The Cowboys lead Philly by a game, and they can lock up a division title with two more wins; they’re home against Indianapolis and then visit Washington. But during that same stretch, the Eagles play Washington and the Giants. Assuming Philadelphia wins both, and Dallas will have to handle Washington to make it in.
Crap. I see how this is going to play out.
I’ve asked over the past few weeks how you feel about the Seahawks re-ascending to power in the NFC. Now that they’ve won four straight, allowing just 27 points in that time, how are your expectations calibrated? Will anything other than a return to the Super Bowl be a disappointment? Tell me what it feels like to support a good team, but bear in mind that it will be like explaining a painting to a blind man.
Derek: I’m cautiously optimistic. I will say that if the Seahawks do manage to secure the NFC’s top seed, then yes, anything less than a return to the Super Bowl will be disappointing. To secure the top seed, the Seahawks pretty much just have to beat Ryan Lindley and Shaun Hill.
The only scenario in which Seattle wouldn’t get the top seed after winning out is if Dallas also wins out and there are no other 12-4 teams (besides Arizona) in the NFC. Dallas would get the top seed since they beat Seattle earlier this year. But if there’s a three-way tie at 12-4 (Green Bay and Detroit being the candidates) Seattle would get the top seed because the tiebreaker would shift to win percentage in conference games.
I suppose I owe the Buffalo Bills my gratitude. Before they beat Green Bay on Sunday, it seemed likely that the Packers would own the top seed. I’d have a hard time expecting the Seahawks to go into Green Bay and win. The Bills may have taken that off the table.
So, yeah, I guess I would be disappointed by anything less than a trip to the Super Bowl, seeing as I’ll be disappointed if the Seahawks can’t beat Ryan Lindley and Shaun Hill to (probably) get the top seed. It feels weird saying that.
Which brings me to your question about cheering for a good team. It’s strange, because at this time last year they had never won a Super Bowl, and I was wondering if I’d ever see them get any closer than Super Bowl XL. I have more experience with them being mediocre or bad than them being really good, so it’s really weird that I now find myself in a spot where I’m disappointed if the Seahawks fall short of a Super Bowl trip.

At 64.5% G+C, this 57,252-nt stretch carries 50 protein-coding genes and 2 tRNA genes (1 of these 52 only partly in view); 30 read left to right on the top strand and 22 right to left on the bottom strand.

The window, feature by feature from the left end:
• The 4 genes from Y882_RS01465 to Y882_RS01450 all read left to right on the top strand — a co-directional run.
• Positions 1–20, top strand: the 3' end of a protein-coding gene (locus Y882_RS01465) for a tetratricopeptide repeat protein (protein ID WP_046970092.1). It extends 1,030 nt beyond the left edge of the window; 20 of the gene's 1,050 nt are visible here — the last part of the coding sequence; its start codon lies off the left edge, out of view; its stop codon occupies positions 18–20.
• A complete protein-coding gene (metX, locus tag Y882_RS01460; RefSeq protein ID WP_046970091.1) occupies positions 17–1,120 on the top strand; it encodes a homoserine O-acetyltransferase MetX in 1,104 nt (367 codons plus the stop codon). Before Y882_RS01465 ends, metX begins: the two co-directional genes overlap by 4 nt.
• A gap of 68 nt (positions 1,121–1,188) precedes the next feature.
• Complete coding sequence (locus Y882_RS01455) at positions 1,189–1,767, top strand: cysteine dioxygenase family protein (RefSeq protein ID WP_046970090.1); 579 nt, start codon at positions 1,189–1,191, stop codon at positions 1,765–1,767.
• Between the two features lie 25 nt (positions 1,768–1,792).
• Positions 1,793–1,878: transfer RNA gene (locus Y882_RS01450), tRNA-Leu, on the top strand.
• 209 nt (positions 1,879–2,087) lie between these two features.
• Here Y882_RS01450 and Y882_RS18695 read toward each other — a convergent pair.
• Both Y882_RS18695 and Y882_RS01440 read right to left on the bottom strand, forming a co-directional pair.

I guess I’m just trying to enjoy it. It can all disappear so quickly. Just look at the 49ers (Heh). There won’t be as much cap space after Russell gets his huge deal, and Pete Carroll is somehow the second oldest coach in the league. Just three years ago I was looking at mock drafts at this time. I’m just trying not to take it for granted.
Sticking with the Seahawks, they got a break against the 49ers when they were the beneficiaries of one of the worst roughing the passer calls I’ve ever seen. Do you think these types of calls should be reviewable?
Will: My first thought is yes. The refs should do all they can not to screw up, and reviewing bang-bang calls like that would help maintain a uniform interpretation of the rule. Uniformity ostensibly means fairness, and fairness should be paramount in an organization dedicated to
selling cheap beer crowning the best team.
But man, that’s gotta be another ten minutes tacked on to every game. We already have timeouts and delays for every change of possession and scoring play and groin scratch, and I can’t bear the thought of more stoppages. I’m being a wildly selfish fan here, but I prefer expediting my football watching experience to getting the calls right more often. The clumsy review process makes the refs seem incompetent even when they get it right, and I just don’t have the patience.
Or maybe I’m just surly from the Browns loss. Let’s move on to Gentlemen of the Week. Who’ve you got?
Derek: I’m going with Bears offensive coordinator Aaron Kromer. Sure, he ripped Jay Cutler anonymously, but he was man enough to apologize for it. He also had the playoff aspirations of the New Orleans Saints and my fantasy football opponents in mind as he orchestrated a lethargic and terrible offensive performance on Monday night. Kudos to you, Aaron Kromer.
Will: Screw it, I pick Johnny. Historic performances are gentlemanly, no matter how dubious the reason. We remember Alexander Hamilton for being more than the Secretary of the Treasury, right?
Derek: Let’s move on to our Most Hungover Fan Bases. Sadly, I’m going to have to go with the supporters of the Cleveland Browns. Did you read what Will wrote for Waiting For Next Year yet? Look at this:
I often try to find the bright spot in the dark Cleveland sports sky, but this Browns loss leaves me unable to do so. There was just nothing—nothing!—that indicated anything positive.
Them’s drinkin’ words. And there are several other quotes that also qualify. Is there any disagreement?
Will: No disagreement whatsoever, but I shall choose a different fan base for variety’s sake. Staying in the Midwest, I choose Bears fans. Between Jay Cutler, the aforementioned Aaron Kromer, and every other shoddy football matter along Lake Michigan, I imagine that the Windy City faithful were tipping back more than a few Monday night.
But it sure has been a warm winter. Enjoy it while you can, Chicago.